Mr F's nocturnal insecurities begin to bleed into his usually disciplined working life. When his employer brings in his nephew and instructs Mr F to take him on as an apprentice in the cutting room, he finds somebody on which he can place all of his fear and blame for the dream. The nephew is young, handsome, cocky and charming - everything Mr F is not. As the narrative takes an unexpected turn, each man is cast in their respective role of Beauty and the Beast. The apprenticeship unfolds almost like a love affair, as each piece of raw, wild skin is transformed into a thing of luxury, to be placed upon the shoulders of a wife or mistress in return for one favour or another.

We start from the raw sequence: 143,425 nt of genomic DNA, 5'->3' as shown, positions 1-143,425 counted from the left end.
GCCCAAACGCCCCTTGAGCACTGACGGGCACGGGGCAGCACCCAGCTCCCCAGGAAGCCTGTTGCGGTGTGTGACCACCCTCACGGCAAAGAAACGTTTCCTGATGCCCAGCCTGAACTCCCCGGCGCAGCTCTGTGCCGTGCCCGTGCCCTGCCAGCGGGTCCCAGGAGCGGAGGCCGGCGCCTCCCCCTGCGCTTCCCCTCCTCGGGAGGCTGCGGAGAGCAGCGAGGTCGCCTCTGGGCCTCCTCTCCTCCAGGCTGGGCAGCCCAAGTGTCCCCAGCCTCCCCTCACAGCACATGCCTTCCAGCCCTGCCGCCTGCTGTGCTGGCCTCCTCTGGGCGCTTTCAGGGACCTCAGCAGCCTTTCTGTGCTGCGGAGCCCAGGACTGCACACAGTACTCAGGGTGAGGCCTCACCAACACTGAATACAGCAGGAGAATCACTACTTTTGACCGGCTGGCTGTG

For the first two hundred pages, I had no idea where this story was going, or where it possibly could go. So little actually seems to happen, and yet at the book's end, everything has changed. Skin Lane is not a fairy tale, nor is it a love story. It is simply Mr F's story: one of loneliness and desire, although it is unlikely that such an insular, compulsive character would even recognise these words as pertaining to him.
You might not think that a novel set against the fur trade of the 1960s would be the most engaging of stories, but I was rapt throughout. Bartlett's writing had me cringing with discomfort on one page, then would bring a sting to my eyes in the next. Its closing chapters are by far the strongest, as all of the latent passion of the last three hundred pages is finally addressed, resolving everything and nothing.